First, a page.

Next week is the "glass half full – glass half empty" time of the year for plants.
This year, December 21st is the day with the least amount of sunlight that can find its way into your home – the day being sunny, of course.
But by the 22nd, the days start getting longer and your houseplants can begin to enjoy a few extra "photons" of light with each advancing day. Granted, the journey to longer days is measured in seconds and minutes during December and January but the days do get longer.
That’s the glass half full part of the equation. The glass half empty side is that we are faced with a couple of months of days with very little sunlight.
So what do you do? There are a couple of strategies. First, move your plants closer to the window, if at all possible. You need to be aware of heat vents that pump-out leaf-dessicating, desert-dry air that will turn leaves from green to brown in no time at all.
But even if you manage to dance around the heat vents, the amount of sunlight that hits your plants, at this time of year, is still miserably low.
Grow lights are the solution to offsetting any deficiencies in sunlight. Heck, with enough grow lights you could grow coconuts in your house! Granted, you’d need an incredibly tall house, a huge pot, and a blinding array of grow lights but at least the science is solid.
Coming back down to earth, a more pragmatic approach would be to choose plants that can endure the shortest days of winter in good shape. Here is my list of tropical plants that are the toughest of the bunch: Chinese Evergreen (Aglaonema), ZZ Plant, Sanseveria, and Cast Iron Plant.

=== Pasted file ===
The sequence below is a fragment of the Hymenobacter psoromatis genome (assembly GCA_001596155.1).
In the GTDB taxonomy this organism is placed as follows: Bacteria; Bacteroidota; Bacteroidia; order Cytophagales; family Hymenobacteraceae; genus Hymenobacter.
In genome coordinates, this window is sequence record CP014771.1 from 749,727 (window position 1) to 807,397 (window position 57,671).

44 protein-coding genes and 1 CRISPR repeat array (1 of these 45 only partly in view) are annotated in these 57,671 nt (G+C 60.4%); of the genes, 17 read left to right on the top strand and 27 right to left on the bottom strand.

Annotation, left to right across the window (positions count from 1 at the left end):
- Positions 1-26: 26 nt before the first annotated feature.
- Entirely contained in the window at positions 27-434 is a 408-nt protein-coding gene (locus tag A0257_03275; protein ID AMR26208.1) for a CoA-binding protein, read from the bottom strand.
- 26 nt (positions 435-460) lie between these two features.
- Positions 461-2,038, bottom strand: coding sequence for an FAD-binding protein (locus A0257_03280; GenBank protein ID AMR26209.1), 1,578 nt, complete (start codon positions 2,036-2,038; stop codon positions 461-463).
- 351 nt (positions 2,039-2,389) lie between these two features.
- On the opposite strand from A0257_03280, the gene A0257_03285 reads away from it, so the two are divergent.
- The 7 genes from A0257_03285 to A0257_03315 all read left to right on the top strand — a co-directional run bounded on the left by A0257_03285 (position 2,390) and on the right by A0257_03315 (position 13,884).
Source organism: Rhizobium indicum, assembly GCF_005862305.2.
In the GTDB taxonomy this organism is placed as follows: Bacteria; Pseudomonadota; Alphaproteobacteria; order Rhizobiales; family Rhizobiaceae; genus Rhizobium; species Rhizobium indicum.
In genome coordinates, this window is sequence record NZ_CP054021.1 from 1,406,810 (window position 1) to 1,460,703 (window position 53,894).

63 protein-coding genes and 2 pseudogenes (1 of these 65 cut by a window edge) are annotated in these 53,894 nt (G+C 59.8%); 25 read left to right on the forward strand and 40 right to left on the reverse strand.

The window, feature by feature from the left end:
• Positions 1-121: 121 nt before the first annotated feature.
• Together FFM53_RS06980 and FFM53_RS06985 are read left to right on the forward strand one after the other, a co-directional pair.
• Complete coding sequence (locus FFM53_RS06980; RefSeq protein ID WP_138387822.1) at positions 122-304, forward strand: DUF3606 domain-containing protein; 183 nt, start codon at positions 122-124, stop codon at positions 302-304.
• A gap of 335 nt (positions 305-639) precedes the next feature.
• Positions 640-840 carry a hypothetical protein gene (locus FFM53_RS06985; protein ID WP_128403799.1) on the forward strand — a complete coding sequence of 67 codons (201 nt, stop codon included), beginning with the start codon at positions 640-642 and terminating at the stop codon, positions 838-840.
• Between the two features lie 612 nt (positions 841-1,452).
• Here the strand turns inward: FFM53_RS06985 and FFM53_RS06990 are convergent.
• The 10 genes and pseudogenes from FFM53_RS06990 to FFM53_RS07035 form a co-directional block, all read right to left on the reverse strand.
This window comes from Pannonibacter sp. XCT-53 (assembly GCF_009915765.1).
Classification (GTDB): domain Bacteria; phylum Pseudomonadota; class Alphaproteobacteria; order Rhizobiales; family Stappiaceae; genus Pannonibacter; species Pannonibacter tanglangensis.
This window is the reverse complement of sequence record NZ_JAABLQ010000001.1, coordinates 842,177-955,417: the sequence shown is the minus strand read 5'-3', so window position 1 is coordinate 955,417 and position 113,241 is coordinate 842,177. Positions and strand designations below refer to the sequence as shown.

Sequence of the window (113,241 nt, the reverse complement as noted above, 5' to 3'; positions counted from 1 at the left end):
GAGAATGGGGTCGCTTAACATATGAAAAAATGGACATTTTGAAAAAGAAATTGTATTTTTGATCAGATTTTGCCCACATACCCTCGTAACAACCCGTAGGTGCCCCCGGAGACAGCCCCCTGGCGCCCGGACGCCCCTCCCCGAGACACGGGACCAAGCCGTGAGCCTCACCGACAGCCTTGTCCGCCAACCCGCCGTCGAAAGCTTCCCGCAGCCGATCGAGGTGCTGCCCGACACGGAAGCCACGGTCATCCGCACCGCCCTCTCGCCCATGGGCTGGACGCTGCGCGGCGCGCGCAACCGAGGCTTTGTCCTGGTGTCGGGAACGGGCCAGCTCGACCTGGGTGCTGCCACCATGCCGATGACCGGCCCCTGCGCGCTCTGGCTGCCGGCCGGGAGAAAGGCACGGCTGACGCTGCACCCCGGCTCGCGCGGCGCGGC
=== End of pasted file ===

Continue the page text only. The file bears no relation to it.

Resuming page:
All of these plants will grow better with more light (indirect) but they hold their own remarkably well during the short days of winter. Chinese evergreen and Sanseveria have beautiful variegated foliage, whereas both ZZ and Cast Iron are solid green.
The toughest of the tough is the Cast Iron plant followed very closely by the ZZ and Sanseveria.
Given that it is the holiday season, you might wonder where the venerable poinsettia fits into the low light days of winter scenario. Pretty darn good, in fact. A poinsettia must have high light levels during production, but once it has flowered, it doesn’t need to generate any additional growth. All that it requires – light wise – is some sunlight during the day to keep its green leaves from falling off. If your poinsettia is near a window during the day, it will look fabulous for weeks to come.
To be honest, I’m neither a glass half full nor a glass half empty kind of guy during Christmas.
On Christmas day, I prefer my glass completely full, thank-you very much.